I decide that it would be in my best interest to step away from the counter and take a minute to collect my thoughts. There's nothing worse than getting into an argument that has serious implications in a language in which your ability to express yourself is limited. I’m always impressed by the amount of Spanish that naturally pours out of my mouth when things get serious, but I still feel like I am always at an extreme disadvantage. I return to my luggage and start to process all of my options: 1.) I can circle around the building, hide from the officer’s line of vision until I can reach another officer, and hope that the new customs agent is in a better mood (I could try this right now so this is a feasible short term option). 2.) I can call the U.S. embassy to check how long it would take them to ship me a temporary passport (probably days, so this is a terrible option, but an option nonetheless). 3.) I can take a bus back to Managua, go to the airport, and buy a ticket to the States (this would cost half a day and a couple hundred dollars, but solid if option 1 falls through and much better than option 2). 4.) I can sneak into the pile of chaos waiting outside, follow the masses into one of the buses headed to San Jose, and hope customs overlooks my missing entrance stamp (not really an option, but it sounds exciting).
The process of prioritizing my options helps to sooth the mix of anger and panic that is growing in my stomach. In times of crisis it is too easy to “lose it”, but you must remind yourself that there are always other options. They might not always be good options, but they exist nevertheless. I decide to commence with option #1, so I lurch in the back of the office and peruse the available customs agents for one that looks rather pleasant. Stall #1: an ornery looking man with a stern face. Not again. Stall #2: Dick face. Stall #3: A young woman who is happily chatting away and handing out stamps without a care in the world. Bingo. The key here is to act casual and stay out of the other agent’s line of vision. If he makes eye contact with me he will definitely throw me out of the building and then it’s on to options 2 and 3…maybe even 4. Luckily, there is a large man that enters the young woman’s line. I slip beside him and use him as a blocker keeping a close eye on the agent’s line of sight. In due time I make it to the young woman’s window. This time we share a few pleasantries and she looks through my documents playfully laughing at the miserable condition of my passport. She reaches for her stamp and slams it down on the open page. “Gracias. Buen día,” and she hands me my passport without even raising a single question. I gather my things and quickly make a run for the first bus to San Jose.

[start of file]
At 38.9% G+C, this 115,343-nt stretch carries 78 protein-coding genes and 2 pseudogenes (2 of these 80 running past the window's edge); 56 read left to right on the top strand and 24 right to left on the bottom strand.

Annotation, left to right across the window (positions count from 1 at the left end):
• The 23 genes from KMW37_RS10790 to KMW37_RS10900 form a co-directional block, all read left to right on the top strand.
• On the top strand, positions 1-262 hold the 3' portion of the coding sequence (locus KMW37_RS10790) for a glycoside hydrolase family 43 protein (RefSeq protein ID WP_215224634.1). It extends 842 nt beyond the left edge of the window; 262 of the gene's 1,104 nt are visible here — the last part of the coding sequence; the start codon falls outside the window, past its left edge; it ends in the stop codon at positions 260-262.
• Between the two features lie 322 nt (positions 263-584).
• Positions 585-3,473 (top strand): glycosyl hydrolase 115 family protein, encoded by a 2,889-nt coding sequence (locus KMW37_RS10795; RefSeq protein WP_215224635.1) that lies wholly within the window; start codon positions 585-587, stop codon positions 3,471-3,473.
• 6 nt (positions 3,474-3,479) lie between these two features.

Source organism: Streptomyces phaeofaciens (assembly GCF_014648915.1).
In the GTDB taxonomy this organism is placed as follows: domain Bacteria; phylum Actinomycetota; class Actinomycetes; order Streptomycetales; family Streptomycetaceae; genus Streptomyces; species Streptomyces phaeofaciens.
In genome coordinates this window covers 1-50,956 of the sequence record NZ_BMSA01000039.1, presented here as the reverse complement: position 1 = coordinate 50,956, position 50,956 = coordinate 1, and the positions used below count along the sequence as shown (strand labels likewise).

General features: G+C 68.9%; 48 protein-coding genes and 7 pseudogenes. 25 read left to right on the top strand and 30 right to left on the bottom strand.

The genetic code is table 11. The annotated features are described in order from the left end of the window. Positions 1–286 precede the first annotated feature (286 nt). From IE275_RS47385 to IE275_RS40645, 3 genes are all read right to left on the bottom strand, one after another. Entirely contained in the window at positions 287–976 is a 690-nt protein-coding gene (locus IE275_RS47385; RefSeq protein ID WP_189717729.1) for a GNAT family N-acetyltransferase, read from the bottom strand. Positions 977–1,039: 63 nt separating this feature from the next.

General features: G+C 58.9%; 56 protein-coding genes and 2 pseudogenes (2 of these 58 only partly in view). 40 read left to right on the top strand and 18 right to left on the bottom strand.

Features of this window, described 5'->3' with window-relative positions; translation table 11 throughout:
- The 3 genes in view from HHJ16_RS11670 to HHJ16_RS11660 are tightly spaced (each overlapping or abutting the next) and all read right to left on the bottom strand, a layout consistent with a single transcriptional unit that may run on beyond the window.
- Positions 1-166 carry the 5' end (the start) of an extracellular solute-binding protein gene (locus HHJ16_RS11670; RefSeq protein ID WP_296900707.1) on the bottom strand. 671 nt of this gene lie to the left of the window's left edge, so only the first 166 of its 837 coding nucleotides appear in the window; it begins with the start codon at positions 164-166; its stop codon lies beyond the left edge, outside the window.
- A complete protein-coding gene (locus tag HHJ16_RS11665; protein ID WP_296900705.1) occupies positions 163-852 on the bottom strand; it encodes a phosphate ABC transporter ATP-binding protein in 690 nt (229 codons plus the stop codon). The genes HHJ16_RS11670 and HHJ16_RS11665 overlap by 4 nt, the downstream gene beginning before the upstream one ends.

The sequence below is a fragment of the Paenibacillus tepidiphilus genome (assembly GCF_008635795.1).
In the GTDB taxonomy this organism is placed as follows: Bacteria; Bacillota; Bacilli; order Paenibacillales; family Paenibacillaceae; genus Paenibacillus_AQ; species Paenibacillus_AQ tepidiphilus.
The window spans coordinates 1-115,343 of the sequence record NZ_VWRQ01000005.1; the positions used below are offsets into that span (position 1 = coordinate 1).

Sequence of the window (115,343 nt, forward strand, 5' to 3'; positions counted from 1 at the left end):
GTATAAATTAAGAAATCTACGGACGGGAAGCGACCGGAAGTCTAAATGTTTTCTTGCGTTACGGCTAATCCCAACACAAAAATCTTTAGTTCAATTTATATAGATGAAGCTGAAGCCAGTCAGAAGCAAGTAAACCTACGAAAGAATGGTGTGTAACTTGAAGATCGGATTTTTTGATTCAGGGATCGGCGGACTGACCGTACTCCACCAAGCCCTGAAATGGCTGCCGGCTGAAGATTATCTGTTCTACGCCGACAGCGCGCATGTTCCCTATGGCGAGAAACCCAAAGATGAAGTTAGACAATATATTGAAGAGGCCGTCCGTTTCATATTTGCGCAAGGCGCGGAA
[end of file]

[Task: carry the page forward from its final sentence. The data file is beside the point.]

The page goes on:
As I plop into my seat, I give a large smile and try to stop my hands from shaking. There is a piece of me that is happy that I made it through, but there is another piece that is thankful that I had the chance to experience one good border dispute. This trip has been too easy and let’s be honest…these experiences provide solid data for my research. So, in the end I guess it’s all for the good of science.